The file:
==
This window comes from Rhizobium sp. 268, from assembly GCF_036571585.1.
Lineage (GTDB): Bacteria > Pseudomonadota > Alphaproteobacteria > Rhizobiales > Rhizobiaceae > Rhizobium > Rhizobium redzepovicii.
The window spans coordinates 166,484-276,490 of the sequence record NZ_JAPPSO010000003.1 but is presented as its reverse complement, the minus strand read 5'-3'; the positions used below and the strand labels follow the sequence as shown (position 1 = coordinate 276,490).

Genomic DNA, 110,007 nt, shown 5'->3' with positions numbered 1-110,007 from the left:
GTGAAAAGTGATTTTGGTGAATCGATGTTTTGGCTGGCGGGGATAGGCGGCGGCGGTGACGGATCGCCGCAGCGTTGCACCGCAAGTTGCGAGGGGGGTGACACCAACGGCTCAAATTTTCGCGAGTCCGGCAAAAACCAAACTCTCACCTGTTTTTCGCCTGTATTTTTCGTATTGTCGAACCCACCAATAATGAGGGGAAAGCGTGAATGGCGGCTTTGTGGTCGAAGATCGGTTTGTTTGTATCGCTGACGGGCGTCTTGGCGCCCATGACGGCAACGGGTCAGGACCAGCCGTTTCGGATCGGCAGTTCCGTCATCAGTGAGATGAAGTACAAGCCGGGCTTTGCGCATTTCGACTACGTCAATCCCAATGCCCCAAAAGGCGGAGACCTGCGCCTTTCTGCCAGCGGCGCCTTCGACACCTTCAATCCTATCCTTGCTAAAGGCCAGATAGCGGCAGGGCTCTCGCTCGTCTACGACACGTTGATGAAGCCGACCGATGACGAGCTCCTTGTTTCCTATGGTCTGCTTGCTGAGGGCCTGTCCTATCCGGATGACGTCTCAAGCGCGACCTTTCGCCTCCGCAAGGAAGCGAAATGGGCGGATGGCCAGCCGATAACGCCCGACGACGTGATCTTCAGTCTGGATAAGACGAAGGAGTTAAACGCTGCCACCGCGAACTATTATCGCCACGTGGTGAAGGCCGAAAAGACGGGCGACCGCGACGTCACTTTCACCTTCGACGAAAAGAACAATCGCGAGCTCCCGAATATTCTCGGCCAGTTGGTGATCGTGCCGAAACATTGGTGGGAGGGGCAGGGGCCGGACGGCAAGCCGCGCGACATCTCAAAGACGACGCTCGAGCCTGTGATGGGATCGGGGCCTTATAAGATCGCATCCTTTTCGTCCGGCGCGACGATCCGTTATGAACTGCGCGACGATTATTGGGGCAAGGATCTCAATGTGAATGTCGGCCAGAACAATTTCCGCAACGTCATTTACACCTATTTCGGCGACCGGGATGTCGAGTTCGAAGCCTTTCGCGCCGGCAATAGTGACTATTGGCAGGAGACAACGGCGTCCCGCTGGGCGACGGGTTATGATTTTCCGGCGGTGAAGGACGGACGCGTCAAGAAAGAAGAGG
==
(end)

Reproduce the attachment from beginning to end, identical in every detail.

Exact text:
This window comes from Rhizobium sp. 268, from assembly GCF_036571585.1.
Lineage (GTDB): Bacteria > Pseudomonadota > Alphaproteobacteria > Rhizobiales > Rhizobiaceae > Rhizobium > Rhizobium redzepovicii.
The window spans coordinates 166,484-276,490 of the sequence record NZ_JAPPSO010000003.1 but is presented as its reverse complement, the minus strand read 5'-3'; the positions used below and the strand labels follow the sequence as shown (position 1 = coordinate 276,490).

Genomic DNA, 110,007 nt, shown 5'->3' with positions numbered 1-110,007 from the left:
GTGAAAAGTGATTTTGGTGAATCGATGTTTTGGCTGGCGGGGATAGGCGGCGGCGGTGACGGATCGCCGCAGCGTTGCACCGCAAGTTGCGAGGGGGGTGACACCAACGGCTCAAATTTTCGCGAGTCCGGCAAAAACCAAACTCTCACCTGTTTTTCGCCTGTATTTTTCGTATTGTCGAACCCACCAATAATGAGGGGAAAGCGTGAATGGCGGCTTTGTGGTCGAAGATCGGTTTGTTTGTATCGCTGACGGGCGTCTTGGCGCCCATGACGGCAACGGGTCAGGACCAGCCGTTTCGGATCGGCAGTTCCGTCATCAGTGAGATGAAGTACAAGCCGGGCTTTGCGCATTTCGACTACGTCAATCCCAATGCCCCAAAAGGCGGAGACCTGCGCCTTTCTGCCAGCGGCGCCTTCGACACCTTCAATCCTATCCTTGCTAAAGGCCAGATAGCGGCAGGGCTCTCGCTCGTCTACGACACGTTGATGAAGCCGACCGATGACGAGCTCCTTGTTTCCTATGGTCTGCTTGCTGAGGGCCTGTCCTATCCGGATGACGTCTCAAGCGCGACCTTTCGCCTCCGCAAGGAAGCGAAATGGGCGGATGGCCAGCCGATAACGCCCGACGACGTGATCTTCAGTCTGGATAAGACGAAGGAGTTAAACGCTGCCACCGCGAACTATTATCGCCACGTGGTGAAGGCCGAAAAGACGGGCGACCGCGACGTCACTTTCACCTTCGACGAAAAGAACAATCGCGAGCTCCCGAATATTCTCGGCCAGTTGGTGATCGTGCCGAAACATTGGTGGGAGGGGCAGGGGCCGGACGGCAAGCCGCGCGACATCTCAAAGACGACGCTCGAGCCTGTGATGGGATCGGGGCCTTATAAGATCGCATCCTTTTCGTCCGGCGCGACGATCCGTTATGAACTGCGCGACGATTATTGGGGCAAGGATCTCAATGTGAATGTCGGCCAGAACAATTTCCGCAACGTCATTTACACCTATTTCGGCGACCGGGATGTCGAGTTCGAAGCCTTTCGCGCCGGCAATAGTGACTATTGGCAGGAGACAACGGCGTCCCGCTGGGCGACGGGTTATGATTTTCCGGCGGTGAAGGACGGACGCGTCAAGAAAGAAGAGG